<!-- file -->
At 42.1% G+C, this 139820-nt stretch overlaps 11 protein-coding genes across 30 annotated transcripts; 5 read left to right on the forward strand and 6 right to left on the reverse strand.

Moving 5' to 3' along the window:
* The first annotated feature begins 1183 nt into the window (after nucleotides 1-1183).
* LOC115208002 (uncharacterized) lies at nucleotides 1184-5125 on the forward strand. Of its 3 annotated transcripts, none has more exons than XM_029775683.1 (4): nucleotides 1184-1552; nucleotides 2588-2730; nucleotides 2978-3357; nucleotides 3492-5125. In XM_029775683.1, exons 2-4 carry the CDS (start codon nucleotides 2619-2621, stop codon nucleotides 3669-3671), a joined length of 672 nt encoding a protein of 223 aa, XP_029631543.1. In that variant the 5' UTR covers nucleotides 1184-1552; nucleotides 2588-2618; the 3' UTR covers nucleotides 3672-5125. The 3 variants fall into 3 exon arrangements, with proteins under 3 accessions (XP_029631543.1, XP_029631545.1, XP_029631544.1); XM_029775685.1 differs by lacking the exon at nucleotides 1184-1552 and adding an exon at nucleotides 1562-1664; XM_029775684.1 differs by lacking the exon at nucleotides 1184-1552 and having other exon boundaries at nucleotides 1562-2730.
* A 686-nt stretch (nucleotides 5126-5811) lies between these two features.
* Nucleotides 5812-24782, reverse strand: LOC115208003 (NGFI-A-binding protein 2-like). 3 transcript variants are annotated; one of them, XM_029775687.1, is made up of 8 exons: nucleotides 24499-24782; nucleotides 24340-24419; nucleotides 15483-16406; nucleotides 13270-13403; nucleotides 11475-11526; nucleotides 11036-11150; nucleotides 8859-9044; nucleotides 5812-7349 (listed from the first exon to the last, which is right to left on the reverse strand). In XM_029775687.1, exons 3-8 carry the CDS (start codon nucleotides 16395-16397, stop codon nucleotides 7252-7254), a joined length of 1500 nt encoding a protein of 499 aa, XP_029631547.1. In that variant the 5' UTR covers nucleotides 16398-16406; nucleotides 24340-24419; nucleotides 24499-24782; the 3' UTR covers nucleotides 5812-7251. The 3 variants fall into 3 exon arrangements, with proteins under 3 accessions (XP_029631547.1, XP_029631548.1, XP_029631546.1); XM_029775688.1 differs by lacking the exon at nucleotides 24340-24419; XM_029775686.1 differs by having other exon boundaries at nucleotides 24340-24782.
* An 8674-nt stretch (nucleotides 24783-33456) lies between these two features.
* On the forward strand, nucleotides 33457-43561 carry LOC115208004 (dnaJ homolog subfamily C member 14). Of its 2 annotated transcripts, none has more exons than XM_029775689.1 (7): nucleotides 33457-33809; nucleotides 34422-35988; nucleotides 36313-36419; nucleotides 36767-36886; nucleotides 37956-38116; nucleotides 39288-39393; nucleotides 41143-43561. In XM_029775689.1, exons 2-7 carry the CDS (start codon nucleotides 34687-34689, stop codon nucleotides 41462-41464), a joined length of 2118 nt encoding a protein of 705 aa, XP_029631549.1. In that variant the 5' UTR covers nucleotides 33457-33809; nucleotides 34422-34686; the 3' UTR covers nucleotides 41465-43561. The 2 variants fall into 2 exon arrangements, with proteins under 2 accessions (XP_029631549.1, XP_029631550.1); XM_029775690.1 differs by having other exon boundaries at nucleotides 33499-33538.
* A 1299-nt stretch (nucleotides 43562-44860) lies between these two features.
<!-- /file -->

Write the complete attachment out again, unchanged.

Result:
At 42.1% G+C, this 139820-nt stretch overlaps 11 protein-coding genes across 30 annotated transcripts; 5 read left to right on the forward strand and 6 right to left on the reverse strand.

Moving 5' to 3' along the window:
* The first annotated feature begins 1183 nt into the window (after nucleotides 1-1183).
* LOC115208002 (uncharacterized) lies at nucleotides 1184-5125 on the forward strand. Of its 3 annotated transcripts, none has more exons than XM_029775683.1 (4): nucleotides 1184-1552; nucleotides 2588-2730; nucleotides 2978-3357; nucleotides 3492-5125. In XM_029775683.1, exons 2-4 carry the CDS (start codon nucleotides 2619-2621, stop codon nucleotides 3669-3671), a joined length of 672 nt encoding a protein of 223 aa, XP_029631543.1. In that variant the 5' UTR covers nucleotides 1184-1552; nucleotides 2588-2618; the 3' UTR covers nucleotides 3672-5125. The 3 variants fall into 3 exon arrangements, with proteins under 3 accessions (XP_029631543.1, XP_029631545.1, XP_029631544.1); XM_029775685.1 differs by lacking the exon at nucleotides 1184-1552 and adding an exon at nucleotides 1562-1664; XM_029775684.1 differs by lacking the exon at nucleotides 1184-1552 and having other exon boundaries at nucleotides 1562-2730.
* A 686-nt stretch (nucleotides 5126-5811) lies between these two features.
* Nucleotides 5812-24782, reverse strand: LOC115208003 (NGFI-A-binding protein 2-like). 3 transcript variants are annotated; one of them, XM_029775687.1, is made up of 8 exons: nucleotides 24499-24782; nucleotides 24340-24419; nucleotides 15483-16406; nucleotides 13270-13403; nucleotides 11475-11526; nucleotides 11036-11150; nucleotides 8859-9044; nucleotides 5812-7349 (listed from the first exon to the last, which is right to left on the reverse strand). In XM_029775687.1, exons 3-8 carry the CDS (start codon nucleotides 16395-16397, stop codon nucleotides 7252-7254), a joined length of 1500 nt encoding a protein of 499 aa, XP_029631547.1. In that variant the 5' UTR covers nucleotides 16398-16406; nucleotides 24340-24419; nucleotides 24499-24782; the 3' UTR covers nucleotides 5812-7251. The 3 variants fall into 3 exon arrangements, with proteins under 3 accessions (XP_029631547.1, XP_029631548.1, XP_029631546.1); XM_029775688.1 differs by lacking the exon at nucleotides 24340-24419; XM_029775686.1 differs by having other exon boundaries at nucleotides 24340-24782.
* An 8674-nt stretch (nucleotides 24783-33456) lies between these two features.
* On the forward strand, nucleotides 33457-43561 carry LOC115208004 (dnaJ homolog subfamily C member 14). Of its 2 annotated transcripts, none has more exons than XM_029775689.1 (7): nucleotides 33457-33809; nucleotides 34422-35988; nucleotides 36313-36419; nucleotides 36767-36886; nucleotides 37956-38116; nucleotides 39288-39393; nucleotides 41143-43561. In XM_029775689.1, exons 2-7 carry the CDS (start codon nucleotides 34687-34689, stop codon nucleotides 41462-41464), a joined length of 2118 nt encoding a protein of 705 aa, XP_029631549.1. In that variant the 5' UTR covers nucleotides 33457-33809; nucleotides 34422-34686; the 3' UTR covers nucleotides 41465-43561. The 2 variants fall into 2 exon arrangements, with proteins under 2 accessions (XP_029631549.1, XP_029631550.1); XM_029775690.1 differs by having other exon boundaries at nucleotides 33499-33538.
* A 1299-nt stretch (nucleotides 43562-44860) lies between these two features.